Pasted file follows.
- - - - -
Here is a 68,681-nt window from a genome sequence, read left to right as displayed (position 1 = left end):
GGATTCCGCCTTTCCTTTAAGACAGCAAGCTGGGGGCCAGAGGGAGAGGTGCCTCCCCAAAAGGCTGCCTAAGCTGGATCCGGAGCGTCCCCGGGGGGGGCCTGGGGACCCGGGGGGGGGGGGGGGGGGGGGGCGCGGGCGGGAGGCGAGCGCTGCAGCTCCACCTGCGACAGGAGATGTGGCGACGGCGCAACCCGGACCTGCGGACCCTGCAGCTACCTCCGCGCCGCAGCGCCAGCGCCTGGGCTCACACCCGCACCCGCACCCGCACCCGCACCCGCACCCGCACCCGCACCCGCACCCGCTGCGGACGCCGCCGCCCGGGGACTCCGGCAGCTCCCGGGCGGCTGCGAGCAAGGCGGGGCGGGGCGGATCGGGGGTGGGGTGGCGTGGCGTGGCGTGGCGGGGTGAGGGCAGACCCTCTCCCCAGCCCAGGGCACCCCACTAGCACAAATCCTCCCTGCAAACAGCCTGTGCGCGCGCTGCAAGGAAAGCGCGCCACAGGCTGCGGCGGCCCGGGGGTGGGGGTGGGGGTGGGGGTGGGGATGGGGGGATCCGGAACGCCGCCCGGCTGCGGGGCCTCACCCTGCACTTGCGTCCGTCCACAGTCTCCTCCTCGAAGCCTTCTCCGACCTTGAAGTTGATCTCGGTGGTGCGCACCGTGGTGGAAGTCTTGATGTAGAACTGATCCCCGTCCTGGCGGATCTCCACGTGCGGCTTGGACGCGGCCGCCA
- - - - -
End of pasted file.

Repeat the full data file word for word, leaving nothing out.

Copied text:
Here is a 68,681-nt window from a genome sequence, read left to right as displayed (position 1 = left end):
GGATTCCGCCTTTCCTTTAAGACAGCAAGCTGGGGGCCAGAGGGAGAGGTGCCTCCCCAAAAGGCTGCCTAAGCTGGATCCGGAGCGTCCCCGGGGGGGGCCTGGGGACCCGGGGGGGGGGGGGGGGGGGGGGCGCGGGCGGGAGGCGAGCGCTGCAGCTCCACCTGCGACAGGAGATGTGGCGACGGCGCAACCCGGACCTGCGGACCCTGCAGCTACCTCCGCGCCGCAGCGCCAGCGCCTGGGCTCACACCCGCACCCGCACCCGCACCCGCACCCGCACCCGCACCCGCACCCGCACCCGCTGCGGACGCCGCCGCCCGGGGACTCCGGCAGCTCCCGGGCGGCTGCGAGCAAGGCGGGGCGGGGCGGATCGGGGGTGGGGTGGCGTGGCGTGGCGTGGCGGGGTGAGGGCAGACCCTCTCCCCAGCCCAGGGCACCCCACTAGCACAAATCCTCCCTGCAAACAGCCTGTGCGCGCGCTGCAAGGAAAGCGCGCCACAGGCTGCGGCGGCCCGGGGGTGGGGGTGGGGGTGGGGGTGGGGATGGGGGGATCCGGAACGCCGCCCGGCTGCGGGGCCTCACCCTGCACTTGCGTCCGTCCACAGTCTCCTCCTCGAAGCCTTCTCCGACCTTGAAGTTGATCTCGGTGGTGCGCACCGTGGTGGAAGTCTTGATGTAGAACTGATCCCCGTCCTGGCGGATCTCCACGTGCGGCTTGGACGCGGCCGCCA